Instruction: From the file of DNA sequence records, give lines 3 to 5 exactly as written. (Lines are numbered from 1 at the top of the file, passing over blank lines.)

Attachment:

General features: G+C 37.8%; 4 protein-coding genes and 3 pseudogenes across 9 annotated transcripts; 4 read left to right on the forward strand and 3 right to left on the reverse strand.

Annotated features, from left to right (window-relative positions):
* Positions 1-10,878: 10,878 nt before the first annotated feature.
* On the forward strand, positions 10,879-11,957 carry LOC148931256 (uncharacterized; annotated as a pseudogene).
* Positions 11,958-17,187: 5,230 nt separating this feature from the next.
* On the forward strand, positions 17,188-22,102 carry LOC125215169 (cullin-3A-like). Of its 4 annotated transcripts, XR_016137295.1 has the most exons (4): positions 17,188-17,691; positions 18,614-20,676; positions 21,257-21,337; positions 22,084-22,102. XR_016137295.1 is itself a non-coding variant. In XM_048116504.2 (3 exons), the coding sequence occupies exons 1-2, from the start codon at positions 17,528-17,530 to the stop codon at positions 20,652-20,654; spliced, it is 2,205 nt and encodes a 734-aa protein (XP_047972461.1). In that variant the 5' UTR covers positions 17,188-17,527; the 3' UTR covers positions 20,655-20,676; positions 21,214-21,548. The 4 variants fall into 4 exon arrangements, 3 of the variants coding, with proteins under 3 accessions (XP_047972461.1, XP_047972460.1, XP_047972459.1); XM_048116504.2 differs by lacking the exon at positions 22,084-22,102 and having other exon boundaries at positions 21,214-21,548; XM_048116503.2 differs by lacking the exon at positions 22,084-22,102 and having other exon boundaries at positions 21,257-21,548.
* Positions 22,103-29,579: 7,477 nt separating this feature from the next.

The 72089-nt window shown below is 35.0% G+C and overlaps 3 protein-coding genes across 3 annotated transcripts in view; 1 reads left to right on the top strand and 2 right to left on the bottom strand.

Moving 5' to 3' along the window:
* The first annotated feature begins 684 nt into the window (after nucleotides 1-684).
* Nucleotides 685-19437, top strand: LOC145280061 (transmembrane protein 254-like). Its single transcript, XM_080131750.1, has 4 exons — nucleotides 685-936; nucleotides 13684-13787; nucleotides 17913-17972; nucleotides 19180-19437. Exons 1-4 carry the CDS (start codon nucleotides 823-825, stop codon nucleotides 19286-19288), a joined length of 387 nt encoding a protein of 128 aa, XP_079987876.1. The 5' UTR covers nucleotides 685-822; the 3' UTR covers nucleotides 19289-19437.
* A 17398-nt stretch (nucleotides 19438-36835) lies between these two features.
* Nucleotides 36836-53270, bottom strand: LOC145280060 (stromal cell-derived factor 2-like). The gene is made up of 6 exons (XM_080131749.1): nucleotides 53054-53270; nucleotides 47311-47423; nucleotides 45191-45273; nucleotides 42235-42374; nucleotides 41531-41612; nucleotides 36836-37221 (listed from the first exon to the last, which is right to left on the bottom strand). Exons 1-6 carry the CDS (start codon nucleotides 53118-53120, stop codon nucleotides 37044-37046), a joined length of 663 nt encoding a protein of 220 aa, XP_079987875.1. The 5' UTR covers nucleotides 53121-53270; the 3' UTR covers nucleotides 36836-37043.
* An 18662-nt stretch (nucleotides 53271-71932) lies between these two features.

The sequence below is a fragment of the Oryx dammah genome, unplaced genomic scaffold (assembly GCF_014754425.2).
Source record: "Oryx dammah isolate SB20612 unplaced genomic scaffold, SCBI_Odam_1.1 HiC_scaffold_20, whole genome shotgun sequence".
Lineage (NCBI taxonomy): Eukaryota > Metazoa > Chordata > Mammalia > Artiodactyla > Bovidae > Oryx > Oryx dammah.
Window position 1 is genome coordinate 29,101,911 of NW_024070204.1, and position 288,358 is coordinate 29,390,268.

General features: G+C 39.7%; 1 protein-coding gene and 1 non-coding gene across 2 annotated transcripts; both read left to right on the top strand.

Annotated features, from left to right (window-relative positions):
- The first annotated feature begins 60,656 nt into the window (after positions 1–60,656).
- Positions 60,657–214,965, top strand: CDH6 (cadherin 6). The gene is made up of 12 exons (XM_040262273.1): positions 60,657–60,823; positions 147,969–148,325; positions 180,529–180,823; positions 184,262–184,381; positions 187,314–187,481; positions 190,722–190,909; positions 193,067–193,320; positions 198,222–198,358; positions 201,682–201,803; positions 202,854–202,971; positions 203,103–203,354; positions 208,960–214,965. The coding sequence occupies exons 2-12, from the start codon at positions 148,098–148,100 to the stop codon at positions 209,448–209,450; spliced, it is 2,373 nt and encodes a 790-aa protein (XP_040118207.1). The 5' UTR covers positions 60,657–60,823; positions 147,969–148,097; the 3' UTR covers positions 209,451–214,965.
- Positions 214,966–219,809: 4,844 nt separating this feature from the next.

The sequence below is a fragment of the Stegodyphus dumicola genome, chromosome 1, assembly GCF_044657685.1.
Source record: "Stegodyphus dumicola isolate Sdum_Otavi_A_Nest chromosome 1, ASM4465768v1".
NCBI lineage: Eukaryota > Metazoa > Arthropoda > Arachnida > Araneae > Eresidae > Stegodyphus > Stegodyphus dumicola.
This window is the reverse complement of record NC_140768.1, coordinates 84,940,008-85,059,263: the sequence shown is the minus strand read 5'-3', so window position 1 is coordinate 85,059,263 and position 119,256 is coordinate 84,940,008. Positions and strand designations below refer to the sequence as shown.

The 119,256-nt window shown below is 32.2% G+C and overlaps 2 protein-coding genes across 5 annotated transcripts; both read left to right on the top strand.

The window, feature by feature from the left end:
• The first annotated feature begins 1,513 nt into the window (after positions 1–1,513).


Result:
* Positions 1-10,878: 10,878 nt before the first annotated feature.
* On the forward strand, positions 10,879-11,957 carry LOC148931256 (uncharacterized; annotated as a pseudogene).
* Positions 11,958-17,187: 5,230 nt separating this feature from the next.